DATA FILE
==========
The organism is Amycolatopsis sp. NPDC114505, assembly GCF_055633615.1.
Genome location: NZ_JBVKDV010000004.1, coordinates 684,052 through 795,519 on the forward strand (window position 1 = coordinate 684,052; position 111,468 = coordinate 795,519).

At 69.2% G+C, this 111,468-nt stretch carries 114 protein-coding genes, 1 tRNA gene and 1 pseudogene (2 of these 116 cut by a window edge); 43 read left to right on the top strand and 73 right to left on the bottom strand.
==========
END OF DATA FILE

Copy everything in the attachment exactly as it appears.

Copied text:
The organism is Amycolatopsis sp. NPDC114505, assembly GCF_055633615.1.
Genome location: NZ_JBVKDV010000004.1, coordinates 684,052 through 795,519 on the forward strand (window position 1 = coordinate 684,052; position 111,468 = coordinate 795,519).

At 69.2% G+C, this 111,468-nt stretch carries 114 protein-coding genes, 1 tRNA gene and 1 pseudogene (2 of these 116 cut by a window edge); 43 read left to right on the top strand and 73 right to left on the bottom strand.